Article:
Here is the list we’ve all been waiting for, the top ten most checked out books of all time from the New York Public Library. I suppose we shouldn’t be surprised about the kids/YA focus.

Yes there are eleven. Apparently the children’s librarian hated Goodnight Moon so much that the library didn’t have any copies from publication in 1947 until 1972, which rather reduced the total number of borrowings. Slate has an account explaining why the book is included as an 11th listing in the top ten. (Linked to by Book Riot.)

There follows the complete text of A. C. Grayling’s essay “Reading” from his book Meditations for the Humanist.

Reading

How many a man has dated a new era in his life from the reading of a book!   THOREAU

It seems that some doctors prescribe books instead of medications to patients suffering from depression, stress and anxiety. The patients are referred to a bibliotherapist — yes: bibliotherapist — who gives patients reading lists suited to their conditions. The treatment’s inspiration was the observation by librarians that borrowers are apt to say, on returning a book, that it did them good by making them laugh or by distracting them from their troubles.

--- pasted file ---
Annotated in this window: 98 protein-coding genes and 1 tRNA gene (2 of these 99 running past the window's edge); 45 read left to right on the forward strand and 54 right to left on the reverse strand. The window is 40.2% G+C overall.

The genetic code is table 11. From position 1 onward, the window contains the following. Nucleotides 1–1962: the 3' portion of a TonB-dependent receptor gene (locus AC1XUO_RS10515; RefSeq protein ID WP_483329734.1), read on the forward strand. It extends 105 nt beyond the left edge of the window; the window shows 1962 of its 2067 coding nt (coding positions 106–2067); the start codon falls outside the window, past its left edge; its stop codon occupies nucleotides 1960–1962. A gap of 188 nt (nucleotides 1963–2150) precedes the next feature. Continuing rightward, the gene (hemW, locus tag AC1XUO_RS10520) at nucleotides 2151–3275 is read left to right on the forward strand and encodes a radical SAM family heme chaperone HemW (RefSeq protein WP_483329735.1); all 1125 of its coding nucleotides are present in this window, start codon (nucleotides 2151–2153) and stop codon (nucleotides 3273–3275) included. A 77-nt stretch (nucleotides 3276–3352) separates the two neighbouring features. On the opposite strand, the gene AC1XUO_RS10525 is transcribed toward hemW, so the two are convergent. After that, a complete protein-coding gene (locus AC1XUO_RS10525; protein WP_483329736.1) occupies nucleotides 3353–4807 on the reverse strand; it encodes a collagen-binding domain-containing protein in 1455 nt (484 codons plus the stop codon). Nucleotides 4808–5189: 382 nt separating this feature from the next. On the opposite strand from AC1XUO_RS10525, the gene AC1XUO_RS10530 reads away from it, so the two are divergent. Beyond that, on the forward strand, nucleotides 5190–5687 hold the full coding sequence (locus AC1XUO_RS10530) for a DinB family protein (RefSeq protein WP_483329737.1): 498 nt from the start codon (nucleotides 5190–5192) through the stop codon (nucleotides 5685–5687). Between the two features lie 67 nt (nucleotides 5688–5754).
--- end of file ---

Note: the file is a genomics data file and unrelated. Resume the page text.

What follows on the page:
There are almost too many things to say about this amazing fact. Cynics will ask, What sort of pass are we in that people need a doctor’s prescription to prompt them to read? When did we forget that reading is, for a thousand reasons, one of the chief resources of life? Will doctors turn to prescribing dinner for the hungry and sleep for the tired as the next step in the medicalisation of human existence, or as a response to the supine inability of people to think and act for themselves?

There is a tincture of justice in these exclamations, but it is not appropriately directed at doctors. It should rather be directed at the failure of our culture to show people what rich deposits of pleasure and usefulness, and what expansion of horizons, are to be found in reading. An education in reading includes guidance — very easy to give, it takes five minutes (much less if you say, ‘Ask a librarian,’ which is excellent advice) — on how to find any required book or kind of book. And just a little experience as a reader grants access to the great country where one flies as an eagle over the history, comedy, tragedy and variety of human experience, at every point garnering much, if the reading is attentive, from the abundance on offer.